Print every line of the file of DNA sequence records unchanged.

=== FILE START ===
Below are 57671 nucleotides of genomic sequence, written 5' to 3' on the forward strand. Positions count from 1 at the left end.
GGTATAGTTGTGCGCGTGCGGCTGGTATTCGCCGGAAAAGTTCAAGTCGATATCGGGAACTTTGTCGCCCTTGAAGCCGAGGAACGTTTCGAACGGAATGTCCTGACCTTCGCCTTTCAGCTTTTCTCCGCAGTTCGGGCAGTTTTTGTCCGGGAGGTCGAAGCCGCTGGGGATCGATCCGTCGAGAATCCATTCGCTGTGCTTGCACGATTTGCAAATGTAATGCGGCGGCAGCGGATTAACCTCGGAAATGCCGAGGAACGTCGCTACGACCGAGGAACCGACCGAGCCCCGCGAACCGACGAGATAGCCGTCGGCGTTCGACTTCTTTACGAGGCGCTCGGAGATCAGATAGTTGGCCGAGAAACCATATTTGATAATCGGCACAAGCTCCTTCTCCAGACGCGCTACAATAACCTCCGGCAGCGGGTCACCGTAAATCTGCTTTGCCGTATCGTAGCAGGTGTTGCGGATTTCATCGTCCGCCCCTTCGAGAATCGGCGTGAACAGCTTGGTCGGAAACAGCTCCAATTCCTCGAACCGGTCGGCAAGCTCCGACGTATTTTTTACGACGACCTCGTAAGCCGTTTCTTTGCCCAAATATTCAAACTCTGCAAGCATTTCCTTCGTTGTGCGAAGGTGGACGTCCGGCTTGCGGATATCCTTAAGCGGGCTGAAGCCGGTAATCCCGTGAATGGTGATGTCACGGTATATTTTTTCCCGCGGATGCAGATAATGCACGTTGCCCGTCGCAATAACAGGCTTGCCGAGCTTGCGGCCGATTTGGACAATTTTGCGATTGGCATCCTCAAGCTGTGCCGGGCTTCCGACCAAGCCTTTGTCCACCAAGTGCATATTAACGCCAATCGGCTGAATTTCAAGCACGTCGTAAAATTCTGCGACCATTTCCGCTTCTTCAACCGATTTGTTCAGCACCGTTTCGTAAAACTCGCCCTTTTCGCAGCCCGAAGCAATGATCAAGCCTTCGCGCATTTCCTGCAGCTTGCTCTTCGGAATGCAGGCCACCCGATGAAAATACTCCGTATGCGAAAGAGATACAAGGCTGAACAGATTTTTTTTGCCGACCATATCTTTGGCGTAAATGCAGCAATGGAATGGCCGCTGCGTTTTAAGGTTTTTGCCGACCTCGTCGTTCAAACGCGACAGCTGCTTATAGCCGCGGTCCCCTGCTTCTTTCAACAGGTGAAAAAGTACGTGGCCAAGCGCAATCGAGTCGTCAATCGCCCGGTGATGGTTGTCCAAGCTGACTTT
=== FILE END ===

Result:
Below are 57671 nucleotides of genomic sequence, written 5' to 3' on the forward strand. Positions count from 1 at the left end.
GGTATAGTTGTGCGCGTGCGGCTGGTATTCGCCGGAAAAGTTCAAGTCGATATCGGGAACTTTGTCGCCCTTGAAGCCGAGGAACGTTTCGAACGGAATGTCCTGACCTTCGCCTTTCAGCTTTTCTCCGCAGTTCGGGCAGTTTTTGTCCGGGAGGTCGAAGCCGCTGGGGATCGATCCGTCGAGAATCCATTCGCTGTGCTTGCACGATTTGCAAATGTAATGCGGCGGCAGCGGATTAACCTCGGAAATGCCGAGGAACGTCGCTACGACCGAGGAACCGACCGAGCCCCGCGAACCGACGAGATAGCCGTCGGCGTTCGACTTCTTTACGAGGCGCTCGGAGATCAGATAGTTGGCCGAGAAACCATATTTGATAATCGGCACAAGCTCCTTCTCCAGACGCGCTACAATAACCTCCGGCAGCGGGTCACCGTAAATCTGCTTTGCCGTATCGTAGCAGGTGTTGCGGATTTCATCGTCCGCCCCTTCGAGAATCGGCGTGAACAGCTTGGTCGGAAACAGCTCCAATTCCTCGAACCGGTCGGCAAGCTCCGACGTATTTTTTACGACGACCTCGTAAGCCGTTTCTTTGCCCAAATATTCAAACTCTGCAAGCATTTCCTTCGTTGTGCGAAGGTGGACGTCCGGCTTGCGGATATCCTTAAGCGGGCTGAAGCCGGTAATCCCGTGAATGGTGATGTCACGGTATATTTTTTCCCGCGGATGCAGATAATGCACGTTGCCCGTCGCAATAACAGGCTTGCCGAGCTTGCGGCCGATTTGGACAATTTTGCGATTGGCATCCTCAAGCTGTGCCGGGCTTCCGACCAAGCCTTTGTCCACCAAGTGCATATTAACGCCAATCGGCTGAATTTCAAGCACGTCGTAAAATTCTGCGACCATTTCCGCTTCTTCAACCGATTTGTTCAGCACCGTTTCGTAAAACTCGCCCTTTTCGCAGCCCGAAGCAATGATCAAGCCTTCGCGCATTTCCTGCAGCTTGCTCTTCGGAATGCAGGCCACCCGATGAAAATACTCCGTATGCGAAAGAGATACAAGGCTGAACAGATTTTTTTTGCCGACCATATCTTTGGCGTAAATGCAGCAATGGAATGGCCGCTGCGTTTTAAGGTTTTTGCCGACCTCGTCGTTCAAACGCGACAGCTGCTTATAGCCGCGGTCCCCTGCTTCTTTCAACAGGTGAAAAAGTACGTGGCCAAGCGCAATCGAGTCGTCAATCGCCCGGTGATGGTTGTCCAAGCTGACTTT